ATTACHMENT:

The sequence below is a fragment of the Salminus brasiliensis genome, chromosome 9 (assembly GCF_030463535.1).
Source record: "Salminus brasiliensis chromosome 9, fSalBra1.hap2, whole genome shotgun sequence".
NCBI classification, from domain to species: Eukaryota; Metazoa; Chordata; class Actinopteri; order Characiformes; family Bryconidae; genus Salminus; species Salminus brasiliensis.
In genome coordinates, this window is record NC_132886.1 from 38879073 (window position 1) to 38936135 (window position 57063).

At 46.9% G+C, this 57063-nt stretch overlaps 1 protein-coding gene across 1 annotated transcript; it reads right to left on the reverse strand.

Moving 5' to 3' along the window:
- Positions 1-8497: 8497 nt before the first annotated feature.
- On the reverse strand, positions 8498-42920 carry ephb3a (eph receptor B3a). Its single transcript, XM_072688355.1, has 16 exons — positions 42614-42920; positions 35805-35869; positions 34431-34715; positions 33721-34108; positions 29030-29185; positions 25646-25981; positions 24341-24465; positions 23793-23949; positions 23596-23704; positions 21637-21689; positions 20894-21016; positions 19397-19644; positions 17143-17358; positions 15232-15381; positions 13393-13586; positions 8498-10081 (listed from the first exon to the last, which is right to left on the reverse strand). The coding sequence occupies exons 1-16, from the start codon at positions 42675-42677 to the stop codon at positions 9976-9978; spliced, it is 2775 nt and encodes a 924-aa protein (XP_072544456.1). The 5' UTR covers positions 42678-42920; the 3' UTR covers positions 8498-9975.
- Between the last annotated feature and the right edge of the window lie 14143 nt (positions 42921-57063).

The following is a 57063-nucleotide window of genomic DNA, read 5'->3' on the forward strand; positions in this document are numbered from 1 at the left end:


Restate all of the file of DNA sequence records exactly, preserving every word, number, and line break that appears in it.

The sequence below is a fragment of the Salminus brasiliensis genome, chromosome 9 (assembly GCF_030463535.1).
Source record: "Salminus brasiliensis chromosome 9, fSalBra1.hap2, whole genome shotgun sequence".
NCBI classification, from domain to species: Eukaryota; Metazoa; Chordata; class Actinopteri; order Characiformes; family Bryconidae; genus Salminus; species Salminus brasiliensis.
In genome coordinates, this window is record NC_132886.1 from 38879073 (window position 1) to 38936135 (window position 57063).

At 46.9% G+C, this 57063-nt stretch overlaps 1 protein-coding gene across 1 annotated transcript; it reads right to left on the reverse strand.

Moving 5' to 3' along the window:
- Positions 1-8497: 8497 nt before the first annotated feature.
- On the reverse strand, positions 8498-42920 carry ephb3a (eph receptor B3a). Its single transcript, XM_072688355.1, has 16 exons — positions 42614-42920; positions 35805-35869; positions 34431-34715; positions 33721-34108; positions 29030-29185; positions 25646-25981; positions 24341-24465; positions 23793-23949; positions 23596-23704; positions 21637-21689; positions 20894-21016; positions 19397-19644; positions 17143-17358; positions 15232-15381; positions 13393-13586; positions 8498-10081 (listed from the first exon to the last, which is right to left on the reverse strand). The coding sequence occupies exons 1-16, from the start codon at positions 42675-42677 to the stop codon at positions 9976-9978; spliced, it is 2775 nt and encodes a 924-aa protein (XP_072544456.1). The 5' UTR covers positions 42678-42920; the 3' UTR covers positions 8498-9975.
- Between the last annotated feature and the right edge of the window lie 14143 nt (positions 42921-57063).

The following is a 57063-nucleotide window of genomic DNA, read 5'->3' on the forward strand; positions in this document are numbered from 1 at the left end: